Spreadsheet software is holding your supply chain performance hostage.
True – spreadsheets are low cost, easy to use, extremely versatile and universally known and loved. It has and seems to continue to get the job done so what’s all the fuss about?
Known knows; Known Unknowns; and Unknown Unknowns:
Planning is difficult. Planning your supply chain with its plethora of parameters and dimensions: demand signals, multiple channels, SKU proliferation, locations, lead times, capacity constraints, service level targets, inventory budgets, product life cycles, replenishment and transportation routes – is downright complex.
No matter what Excel Eric or Access Amy is saying – your supply chain planning spreadsheet is not covering all the bases. Hence repeated academic studies and experts have warned of the perils of using spreadsheet to drive your planning process.
An Honest Assessment:
Here are 6 reasons why supply chain planners and managers need to to give up spreadsheets:
1. It has unacceptable error rate
- Spreadsheets have high error rates in data entry updates and calculationsthat are oh so easy to miss
- Domino effects of innocuous errors can result in wide gaps between realities and the spreadsheet plan
- Supply chain plans are mission critical actions that need to be planned in an error free environment
2. It lacks agility and real time planning
- Manual spreadsheet based planning cycles add lead times between analysis and action
- Supply chains today are random, unpredictable and extremely fast moving for static spreadsheets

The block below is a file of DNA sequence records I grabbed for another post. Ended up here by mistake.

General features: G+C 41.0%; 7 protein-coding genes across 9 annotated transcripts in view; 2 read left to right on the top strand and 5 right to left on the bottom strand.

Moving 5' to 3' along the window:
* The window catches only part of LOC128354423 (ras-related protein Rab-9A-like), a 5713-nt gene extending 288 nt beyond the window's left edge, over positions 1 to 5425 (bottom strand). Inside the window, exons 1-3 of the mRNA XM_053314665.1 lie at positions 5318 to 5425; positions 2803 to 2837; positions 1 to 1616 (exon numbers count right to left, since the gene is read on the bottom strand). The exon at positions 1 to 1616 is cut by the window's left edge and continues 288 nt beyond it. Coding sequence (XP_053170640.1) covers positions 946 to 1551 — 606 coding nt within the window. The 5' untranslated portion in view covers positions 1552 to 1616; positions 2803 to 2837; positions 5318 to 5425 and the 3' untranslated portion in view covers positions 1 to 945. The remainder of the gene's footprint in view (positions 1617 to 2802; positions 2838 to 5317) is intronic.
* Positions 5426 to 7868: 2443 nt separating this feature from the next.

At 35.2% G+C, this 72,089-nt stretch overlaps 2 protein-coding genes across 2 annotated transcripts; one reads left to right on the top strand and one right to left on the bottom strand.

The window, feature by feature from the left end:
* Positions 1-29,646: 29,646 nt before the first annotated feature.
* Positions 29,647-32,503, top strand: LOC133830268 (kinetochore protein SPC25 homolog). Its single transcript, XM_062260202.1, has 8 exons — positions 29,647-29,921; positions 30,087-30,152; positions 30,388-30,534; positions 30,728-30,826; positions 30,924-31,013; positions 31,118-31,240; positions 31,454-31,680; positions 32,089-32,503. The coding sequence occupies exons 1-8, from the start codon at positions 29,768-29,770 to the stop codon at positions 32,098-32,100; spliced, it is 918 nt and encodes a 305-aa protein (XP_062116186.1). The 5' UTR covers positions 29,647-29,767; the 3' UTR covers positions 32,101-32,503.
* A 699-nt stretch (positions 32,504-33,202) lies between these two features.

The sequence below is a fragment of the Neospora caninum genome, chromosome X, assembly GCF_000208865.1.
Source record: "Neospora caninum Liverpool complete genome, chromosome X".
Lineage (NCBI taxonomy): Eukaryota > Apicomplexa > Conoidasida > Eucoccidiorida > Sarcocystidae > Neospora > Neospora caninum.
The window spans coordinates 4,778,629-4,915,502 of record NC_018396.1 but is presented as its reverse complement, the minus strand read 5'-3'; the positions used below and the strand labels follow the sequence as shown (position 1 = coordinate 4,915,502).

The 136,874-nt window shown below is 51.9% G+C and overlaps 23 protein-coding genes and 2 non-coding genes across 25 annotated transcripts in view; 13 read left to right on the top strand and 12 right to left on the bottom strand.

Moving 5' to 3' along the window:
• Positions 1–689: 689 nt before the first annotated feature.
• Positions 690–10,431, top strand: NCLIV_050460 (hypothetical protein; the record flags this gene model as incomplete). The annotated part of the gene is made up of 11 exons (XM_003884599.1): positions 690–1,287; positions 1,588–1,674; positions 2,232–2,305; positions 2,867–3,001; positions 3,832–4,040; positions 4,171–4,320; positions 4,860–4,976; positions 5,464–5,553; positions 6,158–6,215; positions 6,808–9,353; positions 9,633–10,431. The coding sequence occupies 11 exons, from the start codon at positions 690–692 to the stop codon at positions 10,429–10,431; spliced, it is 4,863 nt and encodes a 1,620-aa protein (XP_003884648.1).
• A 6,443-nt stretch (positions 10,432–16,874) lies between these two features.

- Spreadsheet planning will always result in higher safety stock and less responsive supply chains
3. Dumbs down your supply chain
- Spreadsheets require stripping of business process, data, and mathematical complexities to fit the ‘box’
- Aggregate level summaries and views miss out insights that transactional level data can reveal
- Analytical abilities are limited to the skill and experience of your planning team available at the moment
4. It is not collaborative
- Spreadsheets are single user tools that create “master users” with unequal access and responsibilities
- Reliance on a small cohort of data savants promotes tribal and not institutional knowledge
- Spreadsheets are so easy to create and duplicate that they proliferate and create different versions of truth
5. Poor analytics
- Spreadsheet based planning cycles are ad-hoc processes that miss dynamic business realities
- Spreadsheets are passive and cannot give you predictive and prescriptive supply chain plans
- Wholly unsuitable to take advantage of big data analytics or innovative demand sensing tools
6. Data Security (or the lack of)
- Planning on spreadsheets mean riskier data transfers, sharing and storage of sensitive business info
- Plans are susceptible to loss due to server crashes, system failures, data loss or simple file errors
- Lack of version control means changes, authorized or not, can have a lasting impact on business decisions
Follow the light:
Many of our clients have kicked spreadsheet based supply chain planning to the curb and embraced planning on a cloud based, collaborative supply chain analytics platform.